Sesame Street has produced nearly 5,000 episodes, won 193 Emmy Awards and now broadcasts in 150 different countries. But those five milestones in the first 50 years say a lot about your success.
Since the first television screening on November 10, 1969, millions of children have heard the classic theme "Can you tell me how to get there, how to get to Sesame Street?"
Over that time, no doubt, it has changed early childhood education around the world.
Here is how.
It all started at Harvard …
In the late 1960s, Sesame Street co-founders Lloyd Morrisett and Joan Ganz Cooney approached Harvard University Graduate School of Education with a new approach to teaching American children.
A team led by a developmental psychologist worked with sesame founders to analyze children's psychology and harness the relatively new medium of television to create fun lessons for children.
They chose Muppet puppeteer Jim Henson to create characters like Big Bird and the set was made to look like an urban street rather than a magical world. And the four human cast members were multiracial – a landmark decision for the time.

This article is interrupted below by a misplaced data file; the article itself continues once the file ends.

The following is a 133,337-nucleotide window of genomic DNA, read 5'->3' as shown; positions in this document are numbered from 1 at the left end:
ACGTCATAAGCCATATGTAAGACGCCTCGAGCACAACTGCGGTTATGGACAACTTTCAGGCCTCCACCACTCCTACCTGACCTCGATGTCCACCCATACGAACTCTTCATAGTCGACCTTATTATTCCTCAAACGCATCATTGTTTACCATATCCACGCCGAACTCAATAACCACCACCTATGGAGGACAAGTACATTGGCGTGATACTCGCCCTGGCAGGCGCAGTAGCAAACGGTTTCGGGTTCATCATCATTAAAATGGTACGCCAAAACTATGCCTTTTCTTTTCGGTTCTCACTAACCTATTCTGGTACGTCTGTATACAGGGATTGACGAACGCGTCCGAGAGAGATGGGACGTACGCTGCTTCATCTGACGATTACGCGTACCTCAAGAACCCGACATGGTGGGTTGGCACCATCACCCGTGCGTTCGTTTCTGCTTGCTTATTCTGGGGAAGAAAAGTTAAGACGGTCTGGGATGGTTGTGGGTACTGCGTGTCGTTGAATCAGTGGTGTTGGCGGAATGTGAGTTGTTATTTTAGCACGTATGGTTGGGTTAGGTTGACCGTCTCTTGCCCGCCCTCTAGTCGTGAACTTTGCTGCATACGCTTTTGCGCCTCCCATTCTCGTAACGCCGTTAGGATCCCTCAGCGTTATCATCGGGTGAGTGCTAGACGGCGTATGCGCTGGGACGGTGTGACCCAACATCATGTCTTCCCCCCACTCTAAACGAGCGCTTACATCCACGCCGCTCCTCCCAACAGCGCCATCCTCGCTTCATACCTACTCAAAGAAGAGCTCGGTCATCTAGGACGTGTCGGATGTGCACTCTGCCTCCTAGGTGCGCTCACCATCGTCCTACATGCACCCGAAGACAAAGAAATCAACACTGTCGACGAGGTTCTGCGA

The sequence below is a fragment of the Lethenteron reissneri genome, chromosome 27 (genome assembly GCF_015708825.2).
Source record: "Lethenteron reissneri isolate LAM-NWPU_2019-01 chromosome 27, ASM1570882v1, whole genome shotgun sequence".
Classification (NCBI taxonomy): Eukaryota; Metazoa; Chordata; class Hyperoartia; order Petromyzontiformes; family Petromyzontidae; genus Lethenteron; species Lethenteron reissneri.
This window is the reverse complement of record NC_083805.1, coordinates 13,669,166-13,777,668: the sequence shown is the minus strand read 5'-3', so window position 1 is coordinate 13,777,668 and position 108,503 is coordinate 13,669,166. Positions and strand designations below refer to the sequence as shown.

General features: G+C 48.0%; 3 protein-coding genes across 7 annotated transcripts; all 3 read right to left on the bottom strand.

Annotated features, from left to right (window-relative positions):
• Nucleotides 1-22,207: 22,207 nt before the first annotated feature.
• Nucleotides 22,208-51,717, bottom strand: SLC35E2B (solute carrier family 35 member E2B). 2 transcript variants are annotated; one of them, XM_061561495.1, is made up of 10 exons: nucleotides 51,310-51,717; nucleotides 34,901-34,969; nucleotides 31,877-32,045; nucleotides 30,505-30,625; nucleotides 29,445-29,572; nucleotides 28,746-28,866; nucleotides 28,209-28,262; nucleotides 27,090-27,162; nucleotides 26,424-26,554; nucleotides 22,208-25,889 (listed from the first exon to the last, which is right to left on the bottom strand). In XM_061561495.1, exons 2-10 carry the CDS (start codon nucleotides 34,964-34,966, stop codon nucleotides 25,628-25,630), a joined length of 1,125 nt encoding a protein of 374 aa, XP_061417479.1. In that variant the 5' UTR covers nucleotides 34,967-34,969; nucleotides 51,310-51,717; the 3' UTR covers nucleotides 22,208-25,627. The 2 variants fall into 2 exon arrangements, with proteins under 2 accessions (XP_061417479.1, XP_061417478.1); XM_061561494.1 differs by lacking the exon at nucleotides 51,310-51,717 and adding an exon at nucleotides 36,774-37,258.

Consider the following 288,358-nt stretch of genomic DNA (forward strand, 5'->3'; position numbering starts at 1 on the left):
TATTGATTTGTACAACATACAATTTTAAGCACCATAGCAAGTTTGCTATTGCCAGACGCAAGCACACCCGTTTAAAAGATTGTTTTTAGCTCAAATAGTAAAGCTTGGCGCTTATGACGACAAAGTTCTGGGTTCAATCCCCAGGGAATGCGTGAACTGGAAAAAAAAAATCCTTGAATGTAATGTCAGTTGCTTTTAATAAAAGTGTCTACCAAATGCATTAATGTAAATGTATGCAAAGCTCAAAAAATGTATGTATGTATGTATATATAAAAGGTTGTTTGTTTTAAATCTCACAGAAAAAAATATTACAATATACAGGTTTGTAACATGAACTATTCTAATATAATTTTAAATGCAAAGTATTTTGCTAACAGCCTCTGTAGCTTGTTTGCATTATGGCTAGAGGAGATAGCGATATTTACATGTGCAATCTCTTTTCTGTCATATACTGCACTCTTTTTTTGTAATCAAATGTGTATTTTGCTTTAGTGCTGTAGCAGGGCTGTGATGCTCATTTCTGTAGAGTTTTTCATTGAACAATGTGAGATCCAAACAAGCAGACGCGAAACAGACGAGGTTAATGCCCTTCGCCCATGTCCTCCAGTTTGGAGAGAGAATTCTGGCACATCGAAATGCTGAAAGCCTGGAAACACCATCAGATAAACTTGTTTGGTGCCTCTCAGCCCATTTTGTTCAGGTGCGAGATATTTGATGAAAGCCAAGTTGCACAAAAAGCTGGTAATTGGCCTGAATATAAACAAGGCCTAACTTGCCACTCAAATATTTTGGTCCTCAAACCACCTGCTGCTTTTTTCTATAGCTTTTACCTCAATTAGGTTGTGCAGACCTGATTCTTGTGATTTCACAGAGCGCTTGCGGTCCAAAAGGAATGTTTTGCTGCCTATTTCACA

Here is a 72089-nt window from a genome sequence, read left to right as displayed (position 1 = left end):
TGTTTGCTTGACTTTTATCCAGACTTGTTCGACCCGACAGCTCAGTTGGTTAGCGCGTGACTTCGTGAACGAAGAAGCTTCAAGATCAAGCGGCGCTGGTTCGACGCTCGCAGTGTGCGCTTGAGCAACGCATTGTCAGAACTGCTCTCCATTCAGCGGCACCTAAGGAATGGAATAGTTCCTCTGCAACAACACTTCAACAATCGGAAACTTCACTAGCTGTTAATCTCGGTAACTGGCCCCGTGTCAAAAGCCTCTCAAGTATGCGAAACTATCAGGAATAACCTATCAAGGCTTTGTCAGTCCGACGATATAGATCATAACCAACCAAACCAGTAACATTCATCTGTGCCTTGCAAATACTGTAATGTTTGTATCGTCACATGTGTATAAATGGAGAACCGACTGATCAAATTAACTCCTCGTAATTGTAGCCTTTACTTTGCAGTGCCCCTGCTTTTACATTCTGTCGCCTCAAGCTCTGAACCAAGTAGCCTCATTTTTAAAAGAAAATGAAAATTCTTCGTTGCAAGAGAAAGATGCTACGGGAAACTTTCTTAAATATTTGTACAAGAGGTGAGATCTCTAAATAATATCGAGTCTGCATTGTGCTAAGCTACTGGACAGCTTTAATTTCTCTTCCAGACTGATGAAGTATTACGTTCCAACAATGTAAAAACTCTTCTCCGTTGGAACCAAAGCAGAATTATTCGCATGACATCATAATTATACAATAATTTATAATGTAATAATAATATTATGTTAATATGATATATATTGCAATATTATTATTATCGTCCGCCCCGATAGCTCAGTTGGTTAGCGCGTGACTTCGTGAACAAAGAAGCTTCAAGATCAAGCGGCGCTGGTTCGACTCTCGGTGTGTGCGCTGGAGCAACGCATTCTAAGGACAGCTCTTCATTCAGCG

Harvard education professor Joe Blatt, who was a consultant for the program, says the concept of using TV – which was thought to generate only laziness and bad habits in children – was a "brilliant and kind of bold and exciting move" in 1969.
Professor Blatt says the program used "powerful media strategies like [advert] jingles, as a repetition, to do things that help kids learn rather than make kids want ice flakes. "
Mr. Hooper's Real Life Death
When actor Will Lee, one of four original cast members, died of a heart attack in 1983, executives made the bold choice to explain the concept of death to children.